The future of b2b marketing online is open to interpretation, but there are a number of trends that are affecting how b2b businesses communicate online in 2017.
Growth in the amount of content and noise online continues to accelerate, there’s a bit of consolidation around major platforms (e.g. the big guns in social media), although the sheer volume of users means that even fringe platforms are important, and value continues to placed on really good quality pieces of individual content by Google and in the way that they go viral.
Businesses have also had to grapple with ensuring their sites are mobile-friendly and have a secure certificate in order to keep up with Google’s latest requirements. There is also the emerging threat or opportunity (depending on your viewpoint) that artificial intelligence might bring to the industry.
Charting a course through the choppy waters of online promotion in the midst of all these changes is difficult for business owners and marketers with so much else to do. But from time to time it pays to take a step back and re-evaluate your entire approach to b2b marketing on the modern web, in order to get a firm understanding of how to iterate your way to success.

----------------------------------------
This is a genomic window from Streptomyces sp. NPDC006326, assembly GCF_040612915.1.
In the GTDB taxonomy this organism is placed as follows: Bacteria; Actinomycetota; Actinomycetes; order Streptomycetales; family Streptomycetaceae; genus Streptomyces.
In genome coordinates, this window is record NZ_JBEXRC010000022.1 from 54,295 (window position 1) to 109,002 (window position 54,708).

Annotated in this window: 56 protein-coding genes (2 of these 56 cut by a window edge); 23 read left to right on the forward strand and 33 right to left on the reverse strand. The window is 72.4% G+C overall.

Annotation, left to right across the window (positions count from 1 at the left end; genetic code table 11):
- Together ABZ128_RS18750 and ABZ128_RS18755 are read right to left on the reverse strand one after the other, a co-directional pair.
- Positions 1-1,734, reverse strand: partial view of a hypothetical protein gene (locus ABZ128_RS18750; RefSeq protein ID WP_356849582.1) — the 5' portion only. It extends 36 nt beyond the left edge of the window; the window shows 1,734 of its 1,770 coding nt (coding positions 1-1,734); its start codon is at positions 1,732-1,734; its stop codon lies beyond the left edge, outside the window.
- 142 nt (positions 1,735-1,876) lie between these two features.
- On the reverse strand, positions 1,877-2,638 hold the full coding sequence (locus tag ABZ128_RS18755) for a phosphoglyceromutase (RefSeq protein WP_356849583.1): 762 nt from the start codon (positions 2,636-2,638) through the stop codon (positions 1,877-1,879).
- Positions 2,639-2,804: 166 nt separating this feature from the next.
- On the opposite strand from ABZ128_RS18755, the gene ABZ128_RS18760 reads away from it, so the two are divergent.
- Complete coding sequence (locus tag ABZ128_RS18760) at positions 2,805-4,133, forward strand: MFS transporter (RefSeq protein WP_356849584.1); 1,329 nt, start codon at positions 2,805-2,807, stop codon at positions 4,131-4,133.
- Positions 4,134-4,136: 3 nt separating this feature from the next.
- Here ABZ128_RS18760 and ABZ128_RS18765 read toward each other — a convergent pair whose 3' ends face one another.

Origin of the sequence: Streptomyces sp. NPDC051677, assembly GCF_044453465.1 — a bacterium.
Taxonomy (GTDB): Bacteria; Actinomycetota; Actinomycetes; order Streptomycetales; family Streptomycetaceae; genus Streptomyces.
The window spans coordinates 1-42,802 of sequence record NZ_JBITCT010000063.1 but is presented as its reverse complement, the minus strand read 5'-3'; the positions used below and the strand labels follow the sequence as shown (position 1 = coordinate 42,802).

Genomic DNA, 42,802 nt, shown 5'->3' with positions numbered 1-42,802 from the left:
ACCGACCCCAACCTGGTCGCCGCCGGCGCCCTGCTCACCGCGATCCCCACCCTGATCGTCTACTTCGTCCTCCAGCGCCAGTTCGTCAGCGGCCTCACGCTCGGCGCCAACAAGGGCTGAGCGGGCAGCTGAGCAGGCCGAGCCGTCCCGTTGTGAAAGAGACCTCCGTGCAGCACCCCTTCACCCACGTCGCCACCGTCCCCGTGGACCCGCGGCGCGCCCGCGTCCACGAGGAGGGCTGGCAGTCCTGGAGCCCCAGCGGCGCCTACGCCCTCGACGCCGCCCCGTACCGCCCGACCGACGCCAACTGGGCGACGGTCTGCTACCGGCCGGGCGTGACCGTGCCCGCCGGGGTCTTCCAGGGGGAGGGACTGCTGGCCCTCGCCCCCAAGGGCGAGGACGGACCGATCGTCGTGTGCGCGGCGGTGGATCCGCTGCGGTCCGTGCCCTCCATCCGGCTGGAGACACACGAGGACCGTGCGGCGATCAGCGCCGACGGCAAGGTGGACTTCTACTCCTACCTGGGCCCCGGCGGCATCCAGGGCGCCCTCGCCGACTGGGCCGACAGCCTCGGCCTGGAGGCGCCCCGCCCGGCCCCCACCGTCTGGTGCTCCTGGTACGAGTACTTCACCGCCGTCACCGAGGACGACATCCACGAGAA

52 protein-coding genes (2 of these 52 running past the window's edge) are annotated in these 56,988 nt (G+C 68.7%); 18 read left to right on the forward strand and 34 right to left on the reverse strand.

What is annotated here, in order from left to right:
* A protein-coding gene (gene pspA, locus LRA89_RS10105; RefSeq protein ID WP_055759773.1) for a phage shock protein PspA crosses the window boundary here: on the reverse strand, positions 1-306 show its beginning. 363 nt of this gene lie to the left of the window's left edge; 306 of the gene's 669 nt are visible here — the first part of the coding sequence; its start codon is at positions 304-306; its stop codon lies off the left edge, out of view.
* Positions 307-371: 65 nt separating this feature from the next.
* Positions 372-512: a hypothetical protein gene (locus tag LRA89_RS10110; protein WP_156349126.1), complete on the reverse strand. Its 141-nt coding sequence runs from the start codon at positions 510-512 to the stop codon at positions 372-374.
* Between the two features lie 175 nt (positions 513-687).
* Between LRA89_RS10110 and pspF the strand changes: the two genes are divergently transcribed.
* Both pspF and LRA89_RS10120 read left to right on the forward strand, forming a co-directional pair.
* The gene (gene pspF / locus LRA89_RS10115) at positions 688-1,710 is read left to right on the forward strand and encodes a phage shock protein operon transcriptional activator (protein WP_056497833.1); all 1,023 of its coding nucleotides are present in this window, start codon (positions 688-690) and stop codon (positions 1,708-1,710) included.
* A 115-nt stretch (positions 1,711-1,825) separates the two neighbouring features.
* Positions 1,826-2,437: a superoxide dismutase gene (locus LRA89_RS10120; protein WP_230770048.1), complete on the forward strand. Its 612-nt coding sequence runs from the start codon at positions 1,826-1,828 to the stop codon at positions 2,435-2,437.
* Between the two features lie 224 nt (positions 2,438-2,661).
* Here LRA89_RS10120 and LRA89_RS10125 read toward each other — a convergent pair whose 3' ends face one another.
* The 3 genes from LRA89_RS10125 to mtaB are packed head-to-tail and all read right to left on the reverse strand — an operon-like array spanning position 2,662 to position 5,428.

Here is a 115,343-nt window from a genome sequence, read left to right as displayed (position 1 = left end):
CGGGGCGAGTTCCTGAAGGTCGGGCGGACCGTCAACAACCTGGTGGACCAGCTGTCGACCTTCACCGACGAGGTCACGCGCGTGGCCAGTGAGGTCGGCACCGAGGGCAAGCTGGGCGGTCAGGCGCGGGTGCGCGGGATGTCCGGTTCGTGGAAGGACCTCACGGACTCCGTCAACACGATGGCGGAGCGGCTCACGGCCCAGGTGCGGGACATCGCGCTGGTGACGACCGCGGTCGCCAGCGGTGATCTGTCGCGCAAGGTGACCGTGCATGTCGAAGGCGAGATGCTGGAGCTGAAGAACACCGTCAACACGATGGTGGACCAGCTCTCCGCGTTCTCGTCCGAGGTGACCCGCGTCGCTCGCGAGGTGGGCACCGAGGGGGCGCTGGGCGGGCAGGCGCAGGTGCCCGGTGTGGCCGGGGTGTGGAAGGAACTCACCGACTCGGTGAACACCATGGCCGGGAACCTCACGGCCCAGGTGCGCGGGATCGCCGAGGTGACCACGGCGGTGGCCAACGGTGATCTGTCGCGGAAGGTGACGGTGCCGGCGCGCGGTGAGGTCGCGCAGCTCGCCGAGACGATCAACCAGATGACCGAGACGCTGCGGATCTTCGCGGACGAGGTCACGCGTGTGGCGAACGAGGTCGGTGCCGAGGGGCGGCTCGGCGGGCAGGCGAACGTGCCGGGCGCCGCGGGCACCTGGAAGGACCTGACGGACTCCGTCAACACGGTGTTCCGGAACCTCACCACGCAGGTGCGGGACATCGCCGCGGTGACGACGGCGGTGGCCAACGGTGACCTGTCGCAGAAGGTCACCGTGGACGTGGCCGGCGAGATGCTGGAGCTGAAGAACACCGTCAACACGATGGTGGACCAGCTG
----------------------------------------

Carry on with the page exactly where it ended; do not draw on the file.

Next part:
The power of b2b content strategy
Content strategy is the name given to an array of tools, processes and approaches that govern how to create and publish content online. Think of it as a clear explanation of where you want to take your business online, and how to use that information to make better and faster decisions on marketing and communication activities.
Content strategy might be something you’ve never had to think about before in-depth. You’re not alone in that.
At some point during those hard (and good?) old days bringing the business from zero to one, you needed to start telling the world about what you were offering. This meant putting together a simple website and few social media accounts perhaps – maybe even a blog.
Over time, as you added new products or services, got better at explaining what you did, built a track record of success and a collection of information and resources to use for communicating to your market, the volume of online content you had put out there grew.